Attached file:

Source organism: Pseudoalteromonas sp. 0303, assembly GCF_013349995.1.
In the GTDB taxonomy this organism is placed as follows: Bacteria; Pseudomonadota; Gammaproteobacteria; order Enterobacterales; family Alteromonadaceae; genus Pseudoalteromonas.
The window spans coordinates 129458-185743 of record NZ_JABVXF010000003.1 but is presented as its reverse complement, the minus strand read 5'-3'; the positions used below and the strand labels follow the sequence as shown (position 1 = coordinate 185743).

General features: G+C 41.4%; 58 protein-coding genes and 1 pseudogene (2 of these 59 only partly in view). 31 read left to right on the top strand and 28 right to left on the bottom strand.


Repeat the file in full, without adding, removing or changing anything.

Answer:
Source organism: Pseudoalteromonas sp. 0303, assembly GCF_013349995.1.
In the GTDB taxonomy this organism is placed as follows: Bacteria; Pseudomonadota; Gammaproteobacteria; order Enterobacterales; family Alteromonadaceae; genus Pseudoalteromonas.
The window spans coordinates 129458-185743 of record NZ_JABVXF010000003.1 but is presented as its reverse complement, the minus strand read 5'-3'; the positions used below and the strand labels follow the sequence as shown (position 1 = coordinate 185743).

General features: G+C 41.4%; 58 protein-coding genes and 1 pseudogene (2 of these 59 only partly in view). 31 read left to right on the top strand and 28 right to left on the bottom strand.